Keane II, Robert E.; Mincemoyer, Scott A.; Schmidt, Kirsten; Long, Donald G.; Garner, Janice L., 2000. Mapping vegetation and fuels for fire management on the Gila National Forest Complex, New Mexico
    Schmoldt, Daniel L.; Peterson, David L.; Keane II, Robert E.; Lenihan, James M.; McKenzie, Donald; Weise, David R.; Sandberg, David V., 1999. Assessing the effects of fire disturbance on ecosystems: a scientific agenda for research and management.
    Keane II, Robert E.; Garner, Janice L.; Schmidt, Kirsten; Long, Donald G.; Menakis, James P.; Finney, Mark A., 1998. Development of input data layers for the FARSITE fire growth model for the Selway-Bitterroot Wilderness Complex, USA
    Smith, Jane Kapler; Solorzano, Lucia; Howard, Janet; Arno, Steve; Wagner, Thomas G.; Keane II, Robert E.; Lyon, L. Jack; Jones, J. Greg; Heald, Sue, 1997. ECO-Report - Collaboration at the heart of the job
    Reinhardt, Elizabeth D.; Keane II, Robert E.; Brown, James K., 1997. First Order Fire Effects Model: FOFEM 4.0, user's guide
    Keane II, Robert E.; Arno, Stephen F., 1996. Whitebark pine ecosystem restoration in western Montana
    Hall, Frederick C.; Bryant, Larry; Clausnitzer, Rod; Geier-Hayes, Kathy; Keane II, Robert E.; Kertis, Jane; Shlisky, Ayn; Steel, Robert., 1995. Definitions and codes for seral status and structure of vegetation.
    Arno, Stephen F.; Simmerman, Dennis G.; Keane II, Robert E., 1985. Forest succession on four habitat types in western Montana
    Figure 1 urban_interface_mulching
    Recently, several large fires have burned through masticated sites – including in Colorado (Brewer et al. 2013), Washington, and New Mexico. Burning under extreme weather conditions with strong winds, these fires have challenged the benefits of using mastication, even though mastication can provide many positive environmental effects, such as soil moisture retention and cool, moist environments for soil microbes. However, informing managers when, where, and how mastication is applied is based on antidotal evidence. To address, this issue we synthesized information to provide managers with a current state of knowledge on mastication.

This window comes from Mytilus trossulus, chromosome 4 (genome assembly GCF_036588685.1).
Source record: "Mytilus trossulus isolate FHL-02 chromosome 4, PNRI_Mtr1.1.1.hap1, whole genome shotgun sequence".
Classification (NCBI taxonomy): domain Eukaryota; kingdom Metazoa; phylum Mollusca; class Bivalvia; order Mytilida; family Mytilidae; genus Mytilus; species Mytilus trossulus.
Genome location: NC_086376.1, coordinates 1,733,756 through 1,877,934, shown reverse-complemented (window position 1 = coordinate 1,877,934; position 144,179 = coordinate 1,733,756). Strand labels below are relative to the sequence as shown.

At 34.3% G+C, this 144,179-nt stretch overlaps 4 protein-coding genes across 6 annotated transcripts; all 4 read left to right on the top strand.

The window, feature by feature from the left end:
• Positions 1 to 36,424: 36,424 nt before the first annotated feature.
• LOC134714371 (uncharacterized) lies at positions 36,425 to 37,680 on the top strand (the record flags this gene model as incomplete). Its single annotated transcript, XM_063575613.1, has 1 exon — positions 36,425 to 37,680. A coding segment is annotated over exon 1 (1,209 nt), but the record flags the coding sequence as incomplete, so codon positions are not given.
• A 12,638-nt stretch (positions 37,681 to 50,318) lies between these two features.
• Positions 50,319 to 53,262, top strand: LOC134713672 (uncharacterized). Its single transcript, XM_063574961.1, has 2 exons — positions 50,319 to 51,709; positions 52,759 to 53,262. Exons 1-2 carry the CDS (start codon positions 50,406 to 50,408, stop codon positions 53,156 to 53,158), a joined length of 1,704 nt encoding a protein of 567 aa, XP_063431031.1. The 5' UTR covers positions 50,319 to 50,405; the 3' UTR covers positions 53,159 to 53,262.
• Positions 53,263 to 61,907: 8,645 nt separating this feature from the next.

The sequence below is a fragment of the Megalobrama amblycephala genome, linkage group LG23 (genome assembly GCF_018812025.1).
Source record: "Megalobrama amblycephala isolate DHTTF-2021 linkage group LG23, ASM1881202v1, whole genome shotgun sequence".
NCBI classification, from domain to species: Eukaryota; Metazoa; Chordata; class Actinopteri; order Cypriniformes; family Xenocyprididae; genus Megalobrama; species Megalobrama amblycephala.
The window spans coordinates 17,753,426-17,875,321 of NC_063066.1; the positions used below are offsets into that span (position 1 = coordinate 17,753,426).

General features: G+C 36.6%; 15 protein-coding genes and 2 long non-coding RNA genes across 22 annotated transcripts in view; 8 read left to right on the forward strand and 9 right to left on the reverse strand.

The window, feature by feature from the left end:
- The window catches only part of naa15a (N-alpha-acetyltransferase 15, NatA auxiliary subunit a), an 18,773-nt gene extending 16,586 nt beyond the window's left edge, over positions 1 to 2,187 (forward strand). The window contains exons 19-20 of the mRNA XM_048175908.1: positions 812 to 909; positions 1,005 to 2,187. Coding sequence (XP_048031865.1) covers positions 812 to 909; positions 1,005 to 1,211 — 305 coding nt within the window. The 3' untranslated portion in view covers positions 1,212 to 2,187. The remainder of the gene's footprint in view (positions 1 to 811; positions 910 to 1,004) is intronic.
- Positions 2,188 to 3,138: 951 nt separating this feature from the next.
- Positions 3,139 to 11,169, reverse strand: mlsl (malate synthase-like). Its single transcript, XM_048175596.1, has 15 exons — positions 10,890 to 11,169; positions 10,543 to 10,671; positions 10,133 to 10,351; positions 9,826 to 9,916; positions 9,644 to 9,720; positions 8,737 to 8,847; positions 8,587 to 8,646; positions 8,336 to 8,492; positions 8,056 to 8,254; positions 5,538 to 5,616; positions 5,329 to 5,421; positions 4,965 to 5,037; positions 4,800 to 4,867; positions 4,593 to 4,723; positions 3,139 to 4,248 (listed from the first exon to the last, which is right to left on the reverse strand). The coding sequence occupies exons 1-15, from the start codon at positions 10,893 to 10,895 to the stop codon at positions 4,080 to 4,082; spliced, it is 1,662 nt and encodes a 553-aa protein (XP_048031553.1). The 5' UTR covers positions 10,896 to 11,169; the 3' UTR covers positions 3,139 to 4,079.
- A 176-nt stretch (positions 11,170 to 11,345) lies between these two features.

A Clark’s nutcracker harvesting seed from whitebark pine cones. Photo courtesy of Diana Tomback
    Whitebark pine (Pinus albicaulis) forests are declining across most of their range in North America because of the combined effects of mountain pine beetle (Dendroctonus ponderosae) outbreaks, fire exclusion policies, and the exotic pathogen Cronartium ribicola, which infects five-needle white pines and causes the disease white pine blister rust. Predicted changes in climate may exacerbate whitebark pine decline by (1) accelerating succession to more shade tolerant conifers, (2) creating environments that are unsuitable for the species, (3) increasing the frequency and severity of mountain pine beetle outbreaks and wildland fire events, and (4) facilitating the spread of blister rust. Yet, whitebark pine tolerates a variety of stressful conditions and the broad genetic diversity to adapt to changes in climate and disturbance.
    High-severity wildfire.
    Land managers often need the total number of acres burned broken down by these severity classes for planning after wildfire. To meet this need, Forest Service scientists and their cooperators developed the Fire Severity (FIRESEV) Mapping project, a comprehensive set of tools and procedures that create, evaluate, and deliver fire severity maps for all phases of fire management.
    Lubrecht Experimental Forest was a study site for this project.